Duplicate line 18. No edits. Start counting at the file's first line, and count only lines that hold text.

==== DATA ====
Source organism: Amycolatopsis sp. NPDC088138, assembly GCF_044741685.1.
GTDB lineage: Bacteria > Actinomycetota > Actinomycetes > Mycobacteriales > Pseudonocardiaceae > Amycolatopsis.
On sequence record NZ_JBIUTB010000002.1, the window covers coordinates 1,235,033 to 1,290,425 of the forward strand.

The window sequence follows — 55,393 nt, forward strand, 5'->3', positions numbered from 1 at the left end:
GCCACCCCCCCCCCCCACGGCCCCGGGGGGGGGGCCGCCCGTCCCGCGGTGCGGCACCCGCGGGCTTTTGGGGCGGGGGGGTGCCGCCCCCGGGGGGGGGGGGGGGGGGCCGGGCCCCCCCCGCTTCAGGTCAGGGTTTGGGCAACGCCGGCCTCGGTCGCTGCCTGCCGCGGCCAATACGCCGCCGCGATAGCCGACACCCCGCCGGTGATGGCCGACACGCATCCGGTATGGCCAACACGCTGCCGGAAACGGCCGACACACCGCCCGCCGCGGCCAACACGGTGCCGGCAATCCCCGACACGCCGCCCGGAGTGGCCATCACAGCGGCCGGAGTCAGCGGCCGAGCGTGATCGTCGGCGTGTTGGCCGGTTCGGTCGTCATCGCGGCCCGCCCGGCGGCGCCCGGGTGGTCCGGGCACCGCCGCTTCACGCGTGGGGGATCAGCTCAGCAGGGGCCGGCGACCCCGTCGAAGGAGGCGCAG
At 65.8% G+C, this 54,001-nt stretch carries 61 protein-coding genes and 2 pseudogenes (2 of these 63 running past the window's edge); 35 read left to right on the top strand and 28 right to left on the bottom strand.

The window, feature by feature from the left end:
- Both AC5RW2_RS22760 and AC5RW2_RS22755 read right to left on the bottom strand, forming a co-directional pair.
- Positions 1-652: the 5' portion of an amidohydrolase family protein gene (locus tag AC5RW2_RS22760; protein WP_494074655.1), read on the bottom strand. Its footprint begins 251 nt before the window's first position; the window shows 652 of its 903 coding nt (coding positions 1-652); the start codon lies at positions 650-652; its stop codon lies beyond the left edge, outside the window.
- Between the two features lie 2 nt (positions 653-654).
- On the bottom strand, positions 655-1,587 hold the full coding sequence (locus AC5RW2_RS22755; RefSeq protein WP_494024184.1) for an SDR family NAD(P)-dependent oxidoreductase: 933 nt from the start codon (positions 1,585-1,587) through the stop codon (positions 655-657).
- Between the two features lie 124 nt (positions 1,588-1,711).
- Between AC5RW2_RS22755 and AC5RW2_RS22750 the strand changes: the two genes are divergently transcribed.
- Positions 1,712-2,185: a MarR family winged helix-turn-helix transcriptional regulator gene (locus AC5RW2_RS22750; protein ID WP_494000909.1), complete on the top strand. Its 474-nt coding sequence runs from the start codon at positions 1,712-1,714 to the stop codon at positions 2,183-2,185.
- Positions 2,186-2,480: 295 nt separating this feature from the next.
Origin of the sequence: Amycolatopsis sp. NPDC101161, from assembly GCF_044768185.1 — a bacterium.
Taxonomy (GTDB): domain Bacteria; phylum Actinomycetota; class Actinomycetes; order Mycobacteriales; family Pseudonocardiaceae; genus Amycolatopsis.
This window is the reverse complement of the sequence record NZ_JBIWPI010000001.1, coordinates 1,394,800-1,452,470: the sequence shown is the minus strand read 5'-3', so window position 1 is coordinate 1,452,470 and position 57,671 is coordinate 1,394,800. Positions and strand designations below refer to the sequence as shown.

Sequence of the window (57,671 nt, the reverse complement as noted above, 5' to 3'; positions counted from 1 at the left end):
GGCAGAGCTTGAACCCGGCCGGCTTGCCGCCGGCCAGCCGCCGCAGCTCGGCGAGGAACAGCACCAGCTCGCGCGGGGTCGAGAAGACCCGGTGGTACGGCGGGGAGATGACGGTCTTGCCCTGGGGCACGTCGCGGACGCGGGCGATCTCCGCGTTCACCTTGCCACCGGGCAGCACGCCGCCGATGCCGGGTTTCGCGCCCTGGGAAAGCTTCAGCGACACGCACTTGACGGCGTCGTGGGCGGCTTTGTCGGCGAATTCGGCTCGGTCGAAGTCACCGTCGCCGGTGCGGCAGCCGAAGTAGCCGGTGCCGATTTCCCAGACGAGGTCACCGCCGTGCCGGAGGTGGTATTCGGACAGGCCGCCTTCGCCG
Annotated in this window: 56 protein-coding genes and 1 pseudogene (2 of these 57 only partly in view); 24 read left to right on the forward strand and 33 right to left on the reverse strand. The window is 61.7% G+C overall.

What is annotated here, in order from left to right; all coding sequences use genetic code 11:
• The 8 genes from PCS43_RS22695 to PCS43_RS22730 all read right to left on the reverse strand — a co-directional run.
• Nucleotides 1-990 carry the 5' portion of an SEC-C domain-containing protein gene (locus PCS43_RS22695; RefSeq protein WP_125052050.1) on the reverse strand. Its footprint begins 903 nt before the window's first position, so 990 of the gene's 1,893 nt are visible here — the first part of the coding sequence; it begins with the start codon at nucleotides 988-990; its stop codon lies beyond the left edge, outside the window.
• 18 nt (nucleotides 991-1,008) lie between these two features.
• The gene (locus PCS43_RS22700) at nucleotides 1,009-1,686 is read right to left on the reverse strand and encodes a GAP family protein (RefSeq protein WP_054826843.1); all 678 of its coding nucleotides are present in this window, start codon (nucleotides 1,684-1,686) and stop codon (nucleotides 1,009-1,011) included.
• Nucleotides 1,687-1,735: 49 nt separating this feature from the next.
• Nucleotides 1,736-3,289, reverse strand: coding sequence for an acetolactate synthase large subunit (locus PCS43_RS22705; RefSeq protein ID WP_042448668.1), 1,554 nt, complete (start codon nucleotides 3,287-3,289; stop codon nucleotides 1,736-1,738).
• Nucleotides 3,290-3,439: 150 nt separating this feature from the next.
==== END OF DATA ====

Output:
This window is the reverse complement of the sequence record NZ_JBIWPI010000001.1, coordinates 1,394,800-1,452,470: the sequence shown is the minus strand read 5'-3', so window position 1 is coordinate 1,452,470 and position 57,671 is coordinate 1,394,800. Positions and strand designations below refer to the sequence as shown.